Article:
A team of researchers with Google's AI Quantum team (working with unspecified collaborators) has conducted the largest chemical simulation on a quantum computer to date. In their paper published in the journal Science, the group describes their work and why they believe it was a step forward in quantum computing. Xiao Yuan of Stanford University has written a Perspective piece outlining the potential benefits of quantum computer use to conduct chemical simulations and the work by the team at AI Quantum, published in the same journal issue.

Wireless device makes clean fuel from sunlight, carbon dioxide and water

Researchers have developed a standalone device that converts sunlight, carbon dioxide and water into a carbon-neutral fuel, without requiring any additional components or electricity.

A new quantum paradox throws the foundations of observed reality into question

If a tree falls in a forest and no one is there to hear it, does it make a sound? Perhaps not, some say.

Researchers on a path to build powerful and practical quantum computer

For the first time, researchers have designed a fully connected 32-qubit trapped-ion quantum computer register operating at cryogenic temperatures. The new system represents an important step toward developing practical quantum computers.

World's biggest rooftop greenhouse opens in Montreal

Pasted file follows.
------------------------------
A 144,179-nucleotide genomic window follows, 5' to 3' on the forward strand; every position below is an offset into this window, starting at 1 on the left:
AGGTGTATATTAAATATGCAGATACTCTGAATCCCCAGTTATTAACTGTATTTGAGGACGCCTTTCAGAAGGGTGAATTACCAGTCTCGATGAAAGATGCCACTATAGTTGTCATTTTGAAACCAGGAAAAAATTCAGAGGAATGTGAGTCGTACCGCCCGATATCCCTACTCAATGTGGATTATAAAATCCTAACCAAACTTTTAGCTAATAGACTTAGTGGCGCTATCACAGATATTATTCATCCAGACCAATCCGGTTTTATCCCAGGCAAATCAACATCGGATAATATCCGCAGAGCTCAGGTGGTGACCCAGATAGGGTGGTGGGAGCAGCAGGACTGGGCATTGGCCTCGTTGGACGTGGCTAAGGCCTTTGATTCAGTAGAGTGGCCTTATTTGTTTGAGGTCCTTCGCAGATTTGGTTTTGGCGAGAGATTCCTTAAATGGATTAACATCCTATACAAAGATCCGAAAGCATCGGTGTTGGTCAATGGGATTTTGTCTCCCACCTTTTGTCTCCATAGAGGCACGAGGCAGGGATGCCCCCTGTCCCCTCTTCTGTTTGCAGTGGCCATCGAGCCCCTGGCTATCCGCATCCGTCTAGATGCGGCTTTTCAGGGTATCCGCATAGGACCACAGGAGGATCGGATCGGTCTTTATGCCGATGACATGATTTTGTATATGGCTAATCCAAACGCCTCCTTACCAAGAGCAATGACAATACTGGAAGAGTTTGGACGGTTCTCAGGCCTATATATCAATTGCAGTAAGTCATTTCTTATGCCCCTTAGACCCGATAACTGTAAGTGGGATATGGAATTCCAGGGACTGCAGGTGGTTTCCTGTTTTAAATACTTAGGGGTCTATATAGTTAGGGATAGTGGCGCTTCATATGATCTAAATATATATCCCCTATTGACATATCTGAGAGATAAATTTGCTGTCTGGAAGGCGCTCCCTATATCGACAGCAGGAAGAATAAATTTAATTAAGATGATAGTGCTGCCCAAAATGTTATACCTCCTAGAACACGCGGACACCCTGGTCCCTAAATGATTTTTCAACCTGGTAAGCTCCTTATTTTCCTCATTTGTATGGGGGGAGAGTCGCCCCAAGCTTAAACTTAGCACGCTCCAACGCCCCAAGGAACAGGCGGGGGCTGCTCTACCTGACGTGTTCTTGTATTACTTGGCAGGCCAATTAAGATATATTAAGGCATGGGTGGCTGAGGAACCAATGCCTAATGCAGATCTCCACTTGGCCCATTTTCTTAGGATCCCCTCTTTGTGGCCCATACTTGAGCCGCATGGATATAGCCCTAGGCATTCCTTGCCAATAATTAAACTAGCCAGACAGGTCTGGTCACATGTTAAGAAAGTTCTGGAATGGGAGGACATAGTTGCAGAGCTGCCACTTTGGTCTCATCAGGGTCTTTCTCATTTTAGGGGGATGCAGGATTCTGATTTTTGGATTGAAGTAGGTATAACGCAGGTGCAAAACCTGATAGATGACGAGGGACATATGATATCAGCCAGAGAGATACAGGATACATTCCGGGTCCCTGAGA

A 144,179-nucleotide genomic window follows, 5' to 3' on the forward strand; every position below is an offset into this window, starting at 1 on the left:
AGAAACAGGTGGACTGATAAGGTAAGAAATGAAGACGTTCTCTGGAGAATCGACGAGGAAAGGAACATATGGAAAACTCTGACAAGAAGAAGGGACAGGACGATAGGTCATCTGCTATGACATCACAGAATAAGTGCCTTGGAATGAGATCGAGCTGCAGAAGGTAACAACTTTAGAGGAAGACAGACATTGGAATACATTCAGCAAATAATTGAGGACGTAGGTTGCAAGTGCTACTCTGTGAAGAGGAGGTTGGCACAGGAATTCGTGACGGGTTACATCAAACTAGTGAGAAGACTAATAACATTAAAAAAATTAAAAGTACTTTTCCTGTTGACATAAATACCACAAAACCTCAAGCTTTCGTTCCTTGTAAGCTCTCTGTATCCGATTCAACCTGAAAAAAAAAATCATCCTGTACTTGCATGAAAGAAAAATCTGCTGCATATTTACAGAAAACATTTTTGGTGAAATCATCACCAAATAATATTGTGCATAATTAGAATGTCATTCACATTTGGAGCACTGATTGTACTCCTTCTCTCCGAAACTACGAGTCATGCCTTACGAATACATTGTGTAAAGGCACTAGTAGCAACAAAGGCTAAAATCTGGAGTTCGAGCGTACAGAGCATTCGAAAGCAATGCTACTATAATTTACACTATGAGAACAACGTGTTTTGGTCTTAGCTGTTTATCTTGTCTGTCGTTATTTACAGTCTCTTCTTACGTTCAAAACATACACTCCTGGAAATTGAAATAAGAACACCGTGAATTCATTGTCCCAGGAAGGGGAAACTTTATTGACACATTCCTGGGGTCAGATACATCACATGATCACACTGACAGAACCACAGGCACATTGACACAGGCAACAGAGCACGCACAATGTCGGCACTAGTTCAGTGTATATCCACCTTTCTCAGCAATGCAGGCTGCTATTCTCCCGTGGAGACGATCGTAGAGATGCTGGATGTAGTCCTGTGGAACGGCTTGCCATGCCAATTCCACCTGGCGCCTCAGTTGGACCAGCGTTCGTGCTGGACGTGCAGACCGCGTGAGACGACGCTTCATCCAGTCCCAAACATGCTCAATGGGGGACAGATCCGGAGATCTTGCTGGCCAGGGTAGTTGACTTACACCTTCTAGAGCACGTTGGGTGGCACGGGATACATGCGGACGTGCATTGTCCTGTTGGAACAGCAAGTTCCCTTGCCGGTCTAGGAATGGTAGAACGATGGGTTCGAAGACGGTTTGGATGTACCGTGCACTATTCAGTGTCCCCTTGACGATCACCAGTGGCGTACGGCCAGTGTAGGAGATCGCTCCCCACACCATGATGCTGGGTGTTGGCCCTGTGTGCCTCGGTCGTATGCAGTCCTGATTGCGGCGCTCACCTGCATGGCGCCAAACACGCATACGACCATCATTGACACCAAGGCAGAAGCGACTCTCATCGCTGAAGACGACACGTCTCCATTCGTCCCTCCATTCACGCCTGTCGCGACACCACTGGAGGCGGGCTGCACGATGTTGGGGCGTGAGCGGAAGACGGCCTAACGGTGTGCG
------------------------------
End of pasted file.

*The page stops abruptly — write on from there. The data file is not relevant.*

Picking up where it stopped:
Building on a new hanging garden trend, a greenhouse atop a Montreal warehouse growing eggplants and tomatoes to meet demand for locally sourced foods has set a record as the largest in the world.

Antiviral used to treat cat coronavirus also works against SARS-CoV-2

Researchers at the University of Alberta are preparing to launch clinical trials of a drug used to cure a deadly disease caused by a coronavirus in cats that they expect will also be effective as a treatment for humans against COVID-19.

50 new planets confirmed in machine learning first

Fifty potential planets have been confirmed by a new machine learning algorithm developed by University of Warwick scientists.

Hubble maps giant halo around Andromeda Galaxy

In a landmark study, scientists using NASA's Hubble Space Telescope have mapped the immense envelope of gas, called a halo, surrounding the Andromeda galaxy, our nearest large galactic neighbor. Scientists were surprised to find that this tenuous, nearly invisible halo of diffuse plasma extends 1.3 million light-years from the galaxy—about halfway to our Milky Way—and as far as 2 million light-years in some directions. This means that Andromeda's halo is already bumping into the halo of our own galaxy.